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david.sullivan@network.rca.ac.uk



"The feature common to all significant artists and writers in the capitalist world is their inability to come to terms with the social reality that surrounds them. All social systems have had their great apologists in art (side by side with their rebels and accusers): only under capitalism has all art above a certain level of mediocrity always been an art of protest, criticism and revolt."


Ideologically I stand with Marxism, and in general the works have a political resonance or undertone and are located within the traditions of Realism. 

As far as possible I try to keep the concerns I explore in the studio open - and work from a range of ‘found and appropriated’ imagery’.  The problem, however, is always the same – to discover the complex set of conditions, the 'emergent phenomena', that make for successful painting so that an individual work contains its own bounded poetry, its own world, and its own infinity.

Different strategies are allowed, from the ambiguous to the oblique.  The register shifts, and the themes can drift – from historical conflict or optimism, to contemporary social, psychological, or moral anxieties, but the works must have something real to say about our condition of existence, and have a connection with lived experience.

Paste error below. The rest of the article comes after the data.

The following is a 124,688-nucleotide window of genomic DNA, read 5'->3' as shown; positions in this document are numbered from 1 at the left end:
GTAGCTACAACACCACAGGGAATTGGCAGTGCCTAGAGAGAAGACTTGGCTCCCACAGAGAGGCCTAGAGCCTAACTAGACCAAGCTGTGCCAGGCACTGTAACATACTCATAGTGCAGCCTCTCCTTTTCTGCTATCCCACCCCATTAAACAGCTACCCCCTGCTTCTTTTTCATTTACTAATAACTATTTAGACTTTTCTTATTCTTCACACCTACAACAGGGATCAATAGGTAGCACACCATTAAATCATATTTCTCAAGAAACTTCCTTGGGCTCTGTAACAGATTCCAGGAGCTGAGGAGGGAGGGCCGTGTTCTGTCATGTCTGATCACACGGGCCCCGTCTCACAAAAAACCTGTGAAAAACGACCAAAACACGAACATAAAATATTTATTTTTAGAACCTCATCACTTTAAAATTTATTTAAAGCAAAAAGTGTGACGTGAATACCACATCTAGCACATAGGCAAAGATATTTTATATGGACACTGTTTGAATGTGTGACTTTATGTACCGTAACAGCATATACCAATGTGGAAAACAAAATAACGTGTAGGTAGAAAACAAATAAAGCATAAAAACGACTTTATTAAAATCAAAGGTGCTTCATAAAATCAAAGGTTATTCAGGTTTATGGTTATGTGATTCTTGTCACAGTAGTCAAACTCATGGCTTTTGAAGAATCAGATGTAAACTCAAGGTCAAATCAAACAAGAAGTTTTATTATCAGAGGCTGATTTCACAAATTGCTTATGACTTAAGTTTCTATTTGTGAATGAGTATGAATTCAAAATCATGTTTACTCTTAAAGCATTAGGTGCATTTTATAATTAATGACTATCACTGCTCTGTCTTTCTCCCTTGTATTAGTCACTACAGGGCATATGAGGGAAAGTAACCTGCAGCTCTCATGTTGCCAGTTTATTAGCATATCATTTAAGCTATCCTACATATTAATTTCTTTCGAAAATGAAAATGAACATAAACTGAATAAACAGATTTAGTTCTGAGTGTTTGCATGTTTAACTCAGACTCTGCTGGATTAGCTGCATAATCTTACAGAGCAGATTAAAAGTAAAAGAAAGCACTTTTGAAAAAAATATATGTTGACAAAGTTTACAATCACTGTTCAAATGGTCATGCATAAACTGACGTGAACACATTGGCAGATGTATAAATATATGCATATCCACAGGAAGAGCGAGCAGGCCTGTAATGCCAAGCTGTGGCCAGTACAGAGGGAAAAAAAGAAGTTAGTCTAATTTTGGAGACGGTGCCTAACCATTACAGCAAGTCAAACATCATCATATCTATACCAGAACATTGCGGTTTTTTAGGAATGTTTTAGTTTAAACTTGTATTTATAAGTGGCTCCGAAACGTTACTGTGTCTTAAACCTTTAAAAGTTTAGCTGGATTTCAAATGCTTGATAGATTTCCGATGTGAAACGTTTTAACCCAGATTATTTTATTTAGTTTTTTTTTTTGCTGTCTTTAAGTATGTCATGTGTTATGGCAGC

Sometimes the paintings oscillate at the cusp of the surreal, or our sense of the beautiful, and sometimes they just emerge from the tragedy of fate… or the politics of survival.  Despite typically working from reproduced imagery the real search is for the expressive language of painting which can adequately describe the fractured world of man.  Ultimately painting has the necessary conviction if the aesthetic evaluation can determine its truthfulness.